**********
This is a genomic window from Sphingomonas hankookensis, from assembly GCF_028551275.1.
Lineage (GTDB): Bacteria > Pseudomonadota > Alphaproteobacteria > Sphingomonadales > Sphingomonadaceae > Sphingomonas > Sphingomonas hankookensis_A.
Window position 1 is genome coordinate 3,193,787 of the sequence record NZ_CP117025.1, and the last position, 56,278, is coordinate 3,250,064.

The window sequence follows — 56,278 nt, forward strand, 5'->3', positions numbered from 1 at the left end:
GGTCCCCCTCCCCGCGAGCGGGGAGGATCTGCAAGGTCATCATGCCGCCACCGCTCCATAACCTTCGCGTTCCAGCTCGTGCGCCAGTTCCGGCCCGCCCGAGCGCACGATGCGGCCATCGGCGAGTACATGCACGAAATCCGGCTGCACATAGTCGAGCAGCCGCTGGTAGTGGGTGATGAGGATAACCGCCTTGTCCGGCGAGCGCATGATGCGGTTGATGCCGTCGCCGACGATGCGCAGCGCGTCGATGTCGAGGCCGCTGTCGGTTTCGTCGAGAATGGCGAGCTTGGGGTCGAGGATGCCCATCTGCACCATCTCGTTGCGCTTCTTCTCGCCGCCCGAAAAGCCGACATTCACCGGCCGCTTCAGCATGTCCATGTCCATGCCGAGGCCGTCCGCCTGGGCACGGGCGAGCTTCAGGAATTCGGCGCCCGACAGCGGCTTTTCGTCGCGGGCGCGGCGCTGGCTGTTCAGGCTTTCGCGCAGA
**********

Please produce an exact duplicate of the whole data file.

This is a genomic window from Sphingomonas hankookensis, from assembly GCF_028551275.1.
Lineage (GTDB): Bacteria > Pseudomonadota > Alphaproteobacteria > Sphingomonadales > Sphingomonadaceae > Sphingomonas > Sphingomonas hankookensis_A.
Window position 1 is genome coordinate 3,193,787 of the sequence record NZ_CP117025.1, and the last position, 56,278, is coordinate 3,250,064.

The window sequence follows — 56,278 nt, forward strand, 5'->3', positions numbered from 1 at the left end:
GGTCCCCCTCCCCGCGAGCGGGGAGGATCTGCAAGGTCATCATGCCGCCACCGCTCCATAACCTTCGCGTTCCAGCTCGTGCGCCAGTTCCGGCCCGCCCGAGCGCACGATGCGGCCATCGGCGAGTACATGCACGAAATCCGGCTGCACATAGTCGAGCAGCCGCTGGTAGTGGGTGATGAGGATAACCGCCTTGTCCGGCGAGCGCATGATGCGGTTGATGCCGTCGCCGACGATGCGCAGCGCGTCGATGTCGAGGCCGCTGTCGGTTTCGTCGAGAATGGCGAGCTTGGGGTCGAGGATGCCCATCTGCACCATCTCGTTGCGCTTCTTCTCGCCGCCCGAAAAGCCGACATTCACCGGCCGCTTCAGCATGTCCATGTCCATGCCGAGGCCGTCCGCCTGGGCACGGGCGAGCTTCAGGAATTCGGCGCCCGACAGCGGCTTTTCGTCGCGGGCGCGGCGCTGGCTGTTCAGGCTTTCGCGCAGA